Appeal for common sense

The Spanish Health Ministry has also appealed for the common sense of citizens. Health Minister Salvador Illa said that the continuing fall in Coronavirus infections will depend on how citizens behave from now on, and that people must take individual responsibility for observing the rules.

It is still not allowed to drive off for excursions, visit friends or relatives in other regions, or spend time at a second residence in Spain. This is expected to be gradually relaxed until during Phase One (see below).

On Saturday 2 May, Sánchez announced further measures for Phase Zero that come into effect from Monday 4 May across all regions. He also said that on Wednesday 6 May his government will be requesting a further official extension of 15 days to the lockdown in the Spanish Congress, until 25 May. The current lockdown is in place until 9 May (also see below for lockdown in Spain to date).

From Monday 4 May, it will be compulsory to wear face masks on all public transport in Spain.

Also from Monday 4 May, restaurants and cafés in Spain will be allowed to open only for people to collect food, or for a takeaway delivery service.

Businesses such as bookshops, hardware shops, hairdressers and workshops will also be able to open, but for visits by appointments only. Only one customer can be served by one employee at a time.

Preference hours at these establishments will be given to people aged over 65 in Spain. They will have preference (but not exclusivity) between 10am and 12 noon, and from 7pm to 8pm. There will be restrictions on how many people can access the establishments at any one time.

Sánchez has also announced that some further restrictions on professional sport will be lifted from Monday 4 May. Individual training sessions will be allowed without time limits. Players in professional leagues will be able to train individually at their clubs.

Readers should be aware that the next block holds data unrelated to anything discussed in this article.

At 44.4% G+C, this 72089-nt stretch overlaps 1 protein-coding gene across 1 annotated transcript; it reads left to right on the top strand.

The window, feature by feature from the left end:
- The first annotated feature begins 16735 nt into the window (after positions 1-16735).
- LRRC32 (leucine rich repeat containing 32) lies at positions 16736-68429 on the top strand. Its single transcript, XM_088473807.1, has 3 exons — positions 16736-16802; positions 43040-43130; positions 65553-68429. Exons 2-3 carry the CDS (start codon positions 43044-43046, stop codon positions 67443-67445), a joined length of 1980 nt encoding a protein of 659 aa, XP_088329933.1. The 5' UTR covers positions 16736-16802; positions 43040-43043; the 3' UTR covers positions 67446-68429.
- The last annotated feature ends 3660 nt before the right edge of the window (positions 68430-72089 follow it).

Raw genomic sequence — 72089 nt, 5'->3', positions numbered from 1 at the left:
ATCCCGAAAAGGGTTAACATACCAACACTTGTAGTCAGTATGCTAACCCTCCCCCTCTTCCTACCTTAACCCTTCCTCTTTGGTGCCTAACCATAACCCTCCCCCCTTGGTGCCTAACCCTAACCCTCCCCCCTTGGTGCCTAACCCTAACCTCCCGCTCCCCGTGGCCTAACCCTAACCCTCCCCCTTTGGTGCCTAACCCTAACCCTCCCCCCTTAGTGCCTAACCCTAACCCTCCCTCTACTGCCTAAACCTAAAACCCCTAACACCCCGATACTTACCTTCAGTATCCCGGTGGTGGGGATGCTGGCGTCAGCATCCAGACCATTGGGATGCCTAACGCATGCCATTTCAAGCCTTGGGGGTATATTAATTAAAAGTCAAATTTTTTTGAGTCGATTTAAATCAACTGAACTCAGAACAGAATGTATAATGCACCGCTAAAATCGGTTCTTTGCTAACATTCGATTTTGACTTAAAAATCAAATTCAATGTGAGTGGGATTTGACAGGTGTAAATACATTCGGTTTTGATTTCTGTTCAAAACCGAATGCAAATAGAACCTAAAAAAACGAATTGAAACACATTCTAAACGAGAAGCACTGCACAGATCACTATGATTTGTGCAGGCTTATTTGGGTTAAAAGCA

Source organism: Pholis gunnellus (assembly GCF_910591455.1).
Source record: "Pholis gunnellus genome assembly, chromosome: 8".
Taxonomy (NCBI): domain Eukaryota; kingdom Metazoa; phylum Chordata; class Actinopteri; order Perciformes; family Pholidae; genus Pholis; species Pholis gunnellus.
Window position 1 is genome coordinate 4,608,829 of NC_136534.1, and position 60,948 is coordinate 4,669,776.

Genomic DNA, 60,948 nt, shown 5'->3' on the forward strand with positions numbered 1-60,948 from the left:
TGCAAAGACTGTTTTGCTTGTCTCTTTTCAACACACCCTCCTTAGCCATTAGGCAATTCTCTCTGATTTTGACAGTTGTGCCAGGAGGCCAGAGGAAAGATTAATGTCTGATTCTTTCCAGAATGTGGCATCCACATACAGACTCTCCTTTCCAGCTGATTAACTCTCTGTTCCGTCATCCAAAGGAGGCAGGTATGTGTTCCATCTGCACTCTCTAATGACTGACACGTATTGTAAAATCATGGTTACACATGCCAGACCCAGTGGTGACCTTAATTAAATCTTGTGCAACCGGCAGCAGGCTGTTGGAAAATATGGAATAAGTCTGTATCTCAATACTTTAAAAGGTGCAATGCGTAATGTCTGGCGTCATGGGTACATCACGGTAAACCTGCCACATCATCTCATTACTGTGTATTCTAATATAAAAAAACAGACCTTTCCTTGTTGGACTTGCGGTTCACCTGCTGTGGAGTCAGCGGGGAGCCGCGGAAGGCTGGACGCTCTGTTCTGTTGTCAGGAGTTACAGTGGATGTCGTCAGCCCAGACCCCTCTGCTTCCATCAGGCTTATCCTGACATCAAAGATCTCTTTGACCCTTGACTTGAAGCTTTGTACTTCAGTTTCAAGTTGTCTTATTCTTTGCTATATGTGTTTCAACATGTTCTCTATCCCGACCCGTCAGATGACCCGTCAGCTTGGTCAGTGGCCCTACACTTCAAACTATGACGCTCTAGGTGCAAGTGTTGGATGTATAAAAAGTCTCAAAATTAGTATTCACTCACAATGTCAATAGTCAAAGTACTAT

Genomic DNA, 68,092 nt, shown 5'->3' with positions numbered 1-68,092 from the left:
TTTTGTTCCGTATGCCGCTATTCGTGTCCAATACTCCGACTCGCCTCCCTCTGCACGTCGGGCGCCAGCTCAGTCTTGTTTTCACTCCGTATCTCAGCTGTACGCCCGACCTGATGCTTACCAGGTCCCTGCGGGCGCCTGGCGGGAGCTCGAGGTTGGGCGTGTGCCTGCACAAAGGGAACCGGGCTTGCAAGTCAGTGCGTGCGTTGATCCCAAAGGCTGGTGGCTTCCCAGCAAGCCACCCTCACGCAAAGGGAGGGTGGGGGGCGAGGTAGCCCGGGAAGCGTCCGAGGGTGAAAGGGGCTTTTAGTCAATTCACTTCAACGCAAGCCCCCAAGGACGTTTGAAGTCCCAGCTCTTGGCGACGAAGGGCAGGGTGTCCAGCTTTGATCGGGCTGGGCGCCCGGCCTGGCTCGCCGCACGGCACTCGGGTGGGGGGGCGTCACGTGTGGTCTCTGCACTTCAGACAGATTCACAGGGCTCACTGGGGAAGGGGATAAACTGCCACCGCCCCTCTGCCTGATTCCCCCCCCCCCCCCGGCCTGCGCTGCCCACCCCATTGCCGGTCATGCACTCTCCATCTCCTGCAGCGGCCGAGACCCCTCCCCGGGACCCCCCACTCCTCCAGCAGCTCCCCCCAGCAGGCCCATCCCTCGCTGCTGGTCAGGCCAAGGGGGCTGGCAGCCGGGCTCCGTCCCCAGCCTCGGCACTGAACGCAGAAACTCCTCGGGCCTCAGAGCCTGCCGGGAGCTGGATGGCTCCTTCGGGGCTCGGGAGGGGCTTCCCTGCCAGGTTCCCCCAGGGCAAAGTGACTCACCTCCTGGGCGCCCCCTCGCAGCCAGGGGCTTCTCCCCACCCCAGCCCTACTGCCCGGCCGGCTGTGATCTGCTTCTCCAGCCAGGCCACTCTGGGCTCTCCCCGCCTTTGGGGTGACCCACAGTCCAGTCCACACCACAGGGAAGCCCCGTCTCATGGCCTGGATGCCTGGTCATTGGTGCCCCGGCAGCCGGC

The island of Formentera in the Balearic Islands, as well as La Gomera, El Hierro and La Graciosa in the Canary Islands, have already gone straight to Phase One (see below).

Phase One – from 10 May

Phase One will allow the initial reopening of small businesses, with security measures and social distancing in place.

Restaurant terraces could be allowed to open at up to 50% capacity.

Hotels could also be allowed to reopen at 30% capacity, except for communal areas that will remain closed.

There will be preferential time slots given to elderly people across Spain for the use of such establishments.

Some libraries will be allowed to reopen, with areas of reduced space and capacity. Selected museums could also reopen – again with reduced capacity and visits organised by appointment only.

During Phase One, it is planned that places of worship will also be allowed to reopen at 30% capacity.

Cultural acts could be permitted in certain regions, in closed venues with a maximum capacity of 30 people during this Phase One. Cultural acts could also be permitted in outside venues for up to 200 people – yet only if seated and with social distancing measures in place.

Rural tourism (possibly forest walks and trekking) could also be permitted during this period, depending on the region, yet only with organised and limited groups.

The reactivation of film and TV productions could also take place during this phase, subject to security and health measures being applied.